A life remembered: Henri J.M. Nouwen, 1932-1996
By Gustav Spohn
With reporting by Elizabeth Wilkinson '09 M.Div.
and Frank Brown, Assistant Director, Publications
Some 200 admirers of Henri J.M. Nouwen, many of them touched personally by his ministry, gathered at Yale Divinity School March 1-2 to remember Nouwen and the Nouwen legacy a decade after his death.
The official title of the symposium was "Spirituality in the World Today: The Influence of Henri J.M. Nouwen." But the gathering could equally well have been called "Celebrating the Problem of Henri," as suggested by one of the speakers who referenced the Sound of Music song that asks, "How Do You Solve a Problem Like Maria?" The "problem" being that Nouwen was so complex, meant so many things to so many people, and did so much during the course of his relatively short life.
Indeed, as former Nouwen student Robert K. Massie '82 M. Div said in the symposium's keynote address, "In some ways Henri Nouwen was a kind of an illusion, seen simultaneously to be completely known, and completely unknown."
Born in Holland and ordained a Roman Catholic priest in 1957, the multifaceted Nouwen taught pastoral theology at Yale Divinity School from 1971 to 1981. A prolific writer-he wrote close to four dozen books-he was especially well-known for his powerful celebrations of the Eucharist, the many personal friendships he cultivated, his affinity to the poor and powerless, and his connections with the peace movement.
Nouwen studied clinical psychology at the Menninger Clinic in Topeka, KS, then taught at Notre Dame before coming to Yale Divinity School, followed by two semesters at Harvard Divinity School. He spent the last 10 years of his life at L'Arche Daybreak Community in Richmond Hill, Ontario, a community for the developmentally disabled , which he served as pastor. He died of a sudden heart attack in Holland while traveling to Russia to complete work on a documentary on Rembrandt's "Prodigal Son."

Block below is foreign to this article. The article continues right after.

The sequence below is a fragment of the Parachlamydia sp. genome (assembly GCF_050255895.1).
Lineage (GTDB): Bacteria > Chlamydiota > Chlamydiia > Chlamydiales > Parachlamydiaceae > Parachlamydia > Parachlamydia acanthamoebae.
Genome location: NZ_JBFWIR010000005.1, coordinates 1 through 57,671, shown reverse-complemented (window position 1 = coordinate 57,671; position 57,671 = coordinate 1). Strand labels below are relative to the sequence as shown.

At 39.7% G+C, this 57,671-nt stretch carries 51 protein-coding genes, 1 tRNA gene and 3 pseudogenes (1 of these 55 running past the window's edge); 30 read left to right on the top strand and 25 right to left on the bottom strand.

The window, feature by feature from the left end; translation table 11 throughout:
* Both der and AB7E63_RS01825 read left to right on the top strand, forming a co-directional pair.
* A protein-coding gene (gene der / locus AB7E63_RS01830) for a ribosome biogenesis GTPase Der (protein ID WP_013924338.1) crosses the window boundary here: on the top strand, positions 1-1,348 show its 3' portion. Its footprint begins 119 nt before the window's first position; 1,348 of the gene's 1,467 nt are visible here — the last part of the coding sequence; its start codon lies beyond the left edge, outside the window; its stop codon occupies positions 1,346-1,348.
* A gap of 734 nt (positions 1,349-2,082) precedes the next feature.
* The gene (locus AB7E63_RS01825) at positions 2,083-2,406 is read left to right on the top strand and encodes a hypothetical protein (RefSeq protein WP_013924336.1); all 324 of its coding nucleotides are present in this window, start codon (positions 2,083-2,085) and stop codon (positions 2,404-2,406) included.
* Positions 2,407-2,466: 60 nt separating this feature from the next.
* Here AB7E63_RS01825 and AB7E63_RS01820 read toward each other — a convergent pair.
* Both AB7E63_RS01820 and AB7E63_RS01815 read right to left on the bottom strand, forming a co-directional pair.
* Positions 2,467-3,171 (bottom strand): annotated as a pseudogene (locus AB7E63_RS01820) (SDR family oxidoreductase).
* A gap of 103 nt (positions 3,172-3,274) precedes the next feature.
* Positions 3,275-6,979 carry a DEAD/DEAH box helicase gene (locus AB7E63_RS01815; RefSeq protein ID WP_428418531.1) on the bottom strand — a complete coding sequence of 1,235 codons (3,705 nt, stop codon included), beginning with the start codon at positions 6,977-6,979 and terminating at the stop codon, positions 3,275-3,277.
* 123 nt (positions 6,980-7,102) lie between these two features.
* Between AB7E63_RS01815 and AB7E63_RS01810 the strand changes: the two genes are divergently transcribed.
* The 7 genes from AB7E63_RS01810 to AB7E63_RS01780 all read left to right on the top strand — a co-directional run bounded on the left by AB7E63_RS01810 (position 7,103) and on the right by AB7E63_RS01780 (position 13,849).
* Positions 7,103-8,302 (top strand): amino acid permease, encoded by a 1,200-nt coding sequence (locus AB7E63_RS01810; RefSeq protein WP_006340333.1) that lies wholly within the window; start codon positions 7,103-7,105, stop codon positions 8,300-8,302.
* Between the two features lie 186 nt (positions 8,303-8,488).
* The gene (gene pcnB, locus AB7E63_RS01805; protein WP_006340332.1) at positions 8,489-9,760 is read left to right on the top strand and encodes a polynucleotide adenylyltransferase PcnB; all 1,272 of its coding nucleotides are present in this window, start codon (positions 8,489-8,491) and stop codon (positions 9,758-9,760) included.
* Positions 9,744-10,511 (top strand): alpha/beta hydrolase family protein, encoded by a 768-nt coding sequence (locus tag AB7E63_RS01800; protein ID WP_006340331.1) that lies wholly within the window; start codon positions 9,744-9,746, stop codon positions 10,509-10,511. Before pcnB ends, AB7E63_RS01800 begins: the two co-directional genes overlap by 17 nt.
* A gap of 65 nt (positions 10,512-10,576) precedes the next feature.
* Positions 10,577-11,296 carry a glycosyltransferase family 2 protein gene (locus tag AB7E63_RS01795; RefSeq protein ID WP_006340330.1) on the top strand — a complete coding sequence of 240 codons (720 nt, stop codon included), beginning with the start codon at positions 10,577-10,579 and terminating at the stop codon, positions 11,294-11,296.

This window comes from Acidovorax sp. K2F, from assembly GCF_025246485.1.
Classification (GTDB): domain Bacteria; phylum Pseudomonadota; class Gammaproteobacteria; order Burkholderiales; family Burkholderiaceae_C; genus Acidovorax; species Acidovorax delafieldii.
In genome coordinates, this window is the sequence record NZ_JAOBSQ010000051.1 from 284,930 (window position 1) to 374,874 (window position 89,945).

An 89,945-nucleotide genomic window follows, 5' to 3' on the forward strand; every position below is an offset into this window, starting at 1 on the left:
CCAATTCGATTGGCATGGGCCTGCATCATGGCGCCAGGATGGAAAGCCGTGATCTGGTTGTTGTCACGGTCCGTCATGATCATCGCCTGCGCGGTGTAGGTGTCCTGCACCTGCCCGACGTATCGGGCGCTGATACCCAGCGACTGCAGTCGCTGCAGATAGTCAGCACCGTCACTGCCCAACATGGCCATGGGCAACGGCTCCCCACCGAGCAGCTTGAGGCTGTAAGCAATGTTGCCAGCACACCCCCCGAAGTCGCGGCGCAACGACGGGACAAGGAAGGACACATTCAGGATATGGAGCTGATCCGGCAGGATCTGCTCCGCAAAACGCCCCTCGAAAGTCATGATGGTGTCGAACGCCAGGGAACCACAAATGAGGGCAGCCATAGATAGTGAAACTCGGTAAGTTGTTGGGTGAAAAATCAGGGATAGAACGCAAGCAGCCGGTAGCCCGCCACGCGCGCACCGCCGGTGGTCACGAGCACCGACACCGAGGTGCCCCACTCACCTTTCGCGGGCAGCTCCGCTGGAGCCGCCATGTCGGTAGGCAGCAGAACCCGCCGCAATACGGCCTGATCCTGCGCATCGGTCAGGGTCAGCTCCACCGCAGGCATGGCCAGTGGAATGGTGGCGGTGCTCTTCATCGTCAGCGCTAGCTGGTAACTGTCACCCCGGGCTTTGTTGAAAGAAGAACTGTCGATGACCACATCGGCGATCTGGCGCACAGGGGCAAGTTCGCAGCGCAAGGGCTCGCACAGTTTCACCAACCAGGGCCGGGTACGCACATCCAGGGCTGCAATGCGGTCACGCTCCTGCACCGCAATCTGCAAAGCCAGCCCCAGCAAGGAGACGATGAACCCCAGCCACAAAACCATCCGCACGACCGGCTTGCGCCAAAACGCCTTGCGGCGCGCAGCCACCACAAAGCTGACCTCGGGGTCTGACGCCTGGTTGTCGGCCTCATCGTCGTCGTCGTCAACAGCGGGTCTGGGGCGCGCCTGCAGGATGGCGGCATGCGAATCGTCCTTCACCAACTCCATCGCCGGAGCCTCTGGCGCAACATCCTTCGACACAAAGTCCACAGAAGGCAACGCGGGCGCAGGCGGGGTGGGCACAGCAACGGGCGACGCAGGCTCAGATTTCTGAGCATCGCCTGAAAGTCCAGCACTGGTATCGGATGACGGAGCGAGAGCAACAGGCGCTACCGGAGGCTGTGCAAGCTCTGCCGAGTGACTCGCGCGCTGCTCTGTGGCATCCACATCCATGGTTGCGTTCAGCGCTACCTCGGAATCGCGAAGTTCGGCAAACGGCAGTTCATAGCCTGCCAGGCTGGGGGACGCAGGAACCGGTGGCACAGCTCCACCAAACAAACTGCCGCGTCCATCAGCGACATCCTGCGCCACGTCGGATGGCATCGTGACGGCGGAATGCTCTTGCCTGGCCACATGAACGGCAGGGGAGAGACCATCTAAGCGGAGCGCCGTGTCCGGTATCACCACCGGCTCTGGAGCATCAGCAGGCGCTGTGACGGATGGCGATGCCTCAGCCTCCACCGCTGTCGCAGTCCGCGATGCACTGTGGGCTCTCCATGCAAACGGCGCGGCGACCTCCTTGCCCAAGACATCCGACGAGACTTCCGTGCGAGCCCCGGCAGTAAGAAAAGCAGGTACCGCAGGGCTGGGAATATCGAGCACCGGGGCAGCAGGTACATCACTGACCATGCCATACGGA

The symposium was imbued with a spirit of reverence and delight, as speaker after speaker, including members of the audience, conjured up the spirit of Nouwen through impersonations, remembrances, and analytical considerations of his life and thought. The celebration occurred on approximately the 75 th anniversary of Nouwen's birth and 10 th anniversary of his death.
Francine Cardman '74 Ph.D., associate professor of historical theology at the Weston Jesuit School of Theology, said she got to know Nouwen during her years of graduate work in Religious Studies at Yale. She would frequently visit him on Sundays at his residence in the now-demolished Porter Hall.
"We would gather on Sunday nights with our homemade bread, Gallo wine and guitars to give thanks," recalled Cardman, a speaker on a panel entitled "Henri Nouwen and Spirituality in the World Today. "It was a remarkable and enduring experience of hospitality and welcome."
John W. Cook, professor emeritus of religion and the arts, gave a talk on the topic "See Henri See" in which he said, "He (Nouwen) brought an entrée to spirituality that we all thought we knew but didn't... We do a lot of looking but we seldom see. That was one contribution that Henri made."
Nouwen's appointment to YDS "probably stirred the campus in a way that no one else probably stirred the campus," said Cook.
Massie, former president of the Coalition for Environmentally Responsible Economies, titled his address Immediate Grace: The Urgent Faith of Henri Nouwen.
"Why did we love Henri Nouwen?" and "Why do we love him still?" asked Massie, noting that with the depth and breadth of Nouwen's self-disclosure in his many publications it was possible for those who have read his work to know as much as those who knew him personally. Massie recalled the powerful presence Nouwen exuded, and his imitations of Nouwen's Dutch accent drew many laughs from the audience, many of whom knew Nouwen well.
Massie recalled his own arrival at YDS in 1978 at the age of 22, a curious new Christian who quickly discovered the paradox of divinity school; the more one learns, the further from faith one is tempted to drift.
But for Massie and many other students in the era of the 1970s, it was Nouwen who provided a spiritual anchor when they began drifting too far afield.
One of the seminal aspects of the Nouwen presence, according to Massie, was his presentation of the Eucharist. Massie described Nouwen's slow pace and his understanding that students, their minds filled with books and papers, were coming to him "waterlogged with words,... one could almost see the excess words dripping from our hair, our clothes." In the face of this, Nouwen restored the value of words, through his slowness and passion, asking those partaking of the elements to look again and listen again. Massie described those moments as bringing forgiveness to life, making it no longer seem abstract.